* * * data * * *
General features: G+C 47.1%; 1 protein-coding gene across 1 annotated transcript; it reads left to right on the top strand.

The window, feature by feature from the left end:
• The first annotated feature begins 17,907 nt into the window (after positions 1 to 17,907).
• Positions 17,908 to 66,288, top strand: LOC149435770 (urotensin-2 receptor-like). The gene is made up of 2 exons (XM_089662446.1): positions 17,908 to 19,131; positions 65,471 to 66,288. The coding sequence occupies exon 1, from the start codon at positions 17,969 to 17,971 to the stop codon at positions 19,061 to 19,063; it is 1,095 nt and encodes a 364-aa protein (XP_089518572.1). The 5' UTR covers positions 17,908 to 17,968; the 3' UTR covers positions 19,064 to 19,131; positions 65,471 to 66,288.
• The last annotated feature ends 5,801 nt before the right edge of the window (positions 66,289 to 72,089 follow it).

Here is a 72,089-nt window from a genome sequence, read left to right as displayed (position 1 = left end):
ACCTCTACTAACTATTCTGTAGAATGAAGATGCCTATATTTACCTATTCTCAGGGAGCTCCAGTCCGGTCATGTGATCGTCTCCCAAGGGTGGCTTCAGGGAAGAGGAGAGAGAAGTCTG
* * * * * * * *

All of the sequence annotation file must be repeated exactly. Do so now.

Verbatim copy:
General features: G+C 47.1%; 1 protein-coding gene across 1 annotated transcript; it reads left to right on the top strand.

The window, feature by feature from the left end:
• The first annotated feature begins 17,907 nt into the window (after positions 1 to 17,907).
• Positions 17,908 to 66,288, top strand: LOC149435770 (urotensin-2 receptor-like). The gene is made up of 2 exons (XM_089662446.1): positions 17,908 to 19,131; positions 65,471 to 66,288. The coding sequence occupies exon 1, from the start codon at positions 17,969 to 17,971 to the stop codon at positions 19,061 to 19,063; it is 1,095 nt and encodes a 364-aa protein (XP_089518572.1). The 5' UTR covers positions 17,908 to 17,968; the 3' UTR covers positions 19,064 to 19,131; positions 65,471 to 66,288.
• The last annotated feature ends 5,801 nt before the right edge of the window (positions 66,289 to 72,089 follow it).

Here is a 72,089-nt window from a genome sequence, read left to right as displayed (position 1 = left end):
ACCTCTACTAACTATTCTGTAGAATGAAGATGCCTATATTTACCTATTCTCAGGGAGCTCCAGTCCGGTCATGTGATCGTCTCCCAAGGGTGGCTTCAGGGAAGAGGAGAGAGAAGTCTG